Mel Gibson to Tell Audiences HOW I SPENT MY SUMMER VACATION

     December 15, 2009


Variety reports that Mel Gibson will next star in the action drama How I Spent My Summer Vacation, which is based off a screenplay he wrote.  The film, “centers on a career criminal who gets caught by Mexican authorities and is sent to a drug- and crime-filled prison, where he learns how to survive with the help of a 9-year-old boy.”  The secret to survival?  Never drop the soap and no cookies in bed.

Gibson has only written two other screenplays in his career and they’re both films he directed: Apocalypto and The Passion of the Christ.  However, he has no plans to direct Summer Vacation, but will direct Leonardo DiCaprio in a Viking movie we reported on yesterday.  Adrian Grunberg, Gibson’s First Assistant Director on Apocalypto, will take the helm on Summer Vacation with Stacy Perskie, Apocalypto‘s Second AD, producing.

I’m really happy that another Gibson story broke so soon after yesterday’s news about his viking movie, because I now have the opportunity to address those comments in this article.  Hit the jump for my full thoughts on Mel Gibson.

mel_gibson_image__3_.jpgTo begin, I think Mel Gibson is a talented actor and has turned in great comic and dramatic work.  I love Maverick to death and while Signs doesn’t hold up very well as a movie, his performance in it is one of his best.  On screen, he’s charming and funny.  Off-screen, he’s funny but in a completely different way.  It’s painfully hilarious when you get pulled over for drunk driving, call the arresting officer “sugartits”, and then say Jews are responsible for all the wars in the world.  However, none of that bothers me.  I legitimately find that funny and will continue to do so for the remainder of Gibson’s career.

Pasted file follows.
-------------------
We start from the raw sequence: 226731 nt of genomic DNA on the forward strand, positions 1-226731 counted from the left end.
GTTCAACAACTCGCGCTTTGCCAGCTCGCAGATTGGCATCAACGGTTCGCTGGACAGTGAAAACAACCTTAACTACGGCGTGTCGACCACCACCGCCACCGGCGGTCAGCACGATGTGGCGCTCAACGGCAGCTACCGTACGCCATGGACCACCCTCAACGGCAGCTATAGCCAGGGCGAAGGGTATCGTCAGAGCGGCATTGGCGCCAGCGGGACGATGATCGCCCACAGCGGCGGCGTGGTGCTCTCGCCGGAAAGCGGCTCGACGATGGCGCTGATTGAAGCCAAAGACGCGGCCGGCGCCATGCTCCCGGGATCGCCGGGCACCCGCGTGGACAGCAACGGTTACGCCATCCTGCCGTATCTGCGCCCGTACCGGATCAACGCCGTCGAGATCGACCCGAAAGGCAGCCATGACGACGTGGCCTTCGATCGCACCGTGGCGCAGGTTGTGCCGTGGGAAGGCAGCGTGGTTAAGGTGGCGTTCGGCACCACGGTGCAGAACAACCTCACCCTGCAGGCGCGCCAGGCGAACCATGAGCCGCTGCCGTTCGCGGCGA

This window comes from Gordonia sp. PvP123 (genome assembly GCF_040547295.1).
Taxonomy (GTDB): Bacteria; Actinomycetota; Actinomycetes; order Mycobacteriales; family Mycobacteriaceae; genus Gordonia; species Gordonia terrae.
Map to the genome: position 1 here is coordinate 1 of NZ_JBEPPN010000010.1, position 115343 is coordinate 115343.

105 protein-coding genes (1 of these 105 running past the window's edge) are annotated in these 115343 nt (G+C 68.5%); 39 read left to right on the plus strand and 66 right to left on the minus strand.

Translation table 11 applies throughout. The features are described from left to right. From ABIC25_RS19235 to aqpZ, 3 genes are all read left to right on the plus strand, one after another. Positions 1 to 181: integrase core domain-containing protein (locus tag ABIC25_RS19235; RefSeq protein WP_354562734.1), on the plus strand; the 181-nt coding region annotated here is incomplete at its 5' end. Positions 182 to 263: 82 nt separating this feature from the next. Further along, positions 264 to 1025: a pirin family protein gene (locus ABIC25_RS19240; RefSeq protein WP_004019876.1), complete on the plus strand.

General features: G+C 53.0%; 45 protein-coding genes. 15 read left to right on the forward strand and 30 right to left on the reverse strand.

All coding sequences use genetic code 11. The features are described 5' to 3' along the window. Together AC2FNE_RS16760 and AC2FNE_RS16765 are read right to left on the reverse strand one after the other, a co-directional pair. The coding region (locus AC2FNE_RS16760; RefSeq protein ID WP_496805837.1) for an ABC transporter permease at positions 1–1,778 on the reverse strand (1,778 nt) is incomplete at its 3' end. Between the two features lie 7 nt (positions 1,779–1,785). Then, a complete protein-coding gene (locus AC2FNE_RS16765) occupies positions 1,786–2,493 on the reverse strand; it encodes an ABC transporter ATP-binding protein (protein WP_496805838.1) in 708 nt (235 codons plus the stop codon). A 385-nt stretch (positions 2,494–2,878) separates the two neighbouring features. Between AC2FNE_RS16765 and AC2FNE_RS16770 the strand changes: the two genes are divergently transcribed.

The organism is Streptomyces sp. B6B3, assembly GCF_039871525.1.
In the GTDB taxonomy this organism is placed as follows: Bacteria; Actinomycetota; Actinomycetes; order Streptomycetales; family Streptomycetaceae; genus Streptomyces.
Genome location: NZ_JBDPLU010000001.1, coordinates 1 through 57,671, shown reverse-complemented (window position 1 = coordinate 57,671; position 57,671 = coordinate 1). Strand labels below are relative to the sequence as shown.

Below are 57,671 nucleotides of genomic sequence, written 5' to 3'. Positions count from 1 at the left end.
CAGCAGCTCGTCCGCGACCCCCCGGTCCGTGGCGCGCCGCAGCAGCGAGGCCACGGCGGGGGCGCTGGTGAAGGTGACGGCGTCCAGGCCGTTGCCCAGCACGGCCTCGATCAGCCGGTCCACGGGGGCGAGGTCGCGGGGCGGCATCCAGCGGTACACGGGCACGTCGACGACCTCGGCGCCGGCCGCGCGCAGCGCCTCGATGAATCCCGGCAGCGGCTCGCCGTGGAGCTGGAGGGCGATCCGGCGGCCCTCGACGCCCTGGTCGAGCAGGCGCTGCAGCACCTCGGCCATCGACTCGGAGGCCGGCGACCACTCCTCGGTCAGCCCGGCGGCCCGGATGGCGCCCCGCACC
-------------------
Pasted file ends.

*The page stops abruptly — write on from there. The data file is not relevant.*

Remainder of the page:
But I seriously think Gibson has a disturbing penchant for violence beyond what is necessary.  His violence isn’t shocking as much as it is gratuitous.  It turns Passion of the Christ comical as it showed Jesus not dying from blood loss was an unheralded miracle as was the savior’s ability to fall down in slow motion eight hundred times.  The idea of that film is to show how Jesus’ suffered for the sins of humanity but since it skips right to the Passion, it’s really just an excuse to show Jesus getting tortured for two hours.

Apocalypto not only has the benefit of violence, but a nice slathering of racism.  When Gibson was confronted by a Mayan studies professor during a screening of the film at USC Northridge, he responded to her criticisms by saying, “Lady, fuck off,” and screamed at other members of the Mayan community to make their own movie.  Classy.

And as for Braveheart, his most popular and revered film, Nick Nunziata of said it best: “It’s death wish in a kilt.”  Just think how the course of history would have been changed if the English hadn’t murdered William Wallace’s girlfriend.

So if my criticism of Gibson in my previous article seemed jealous and mean towards the poor, defenseless actor/writer/director, now you know where I’m coming from and it’s not so much jealousy as bewilderment and disappointment.

Also, to the commenter who put my last name in quotations when referring to me: I love you.

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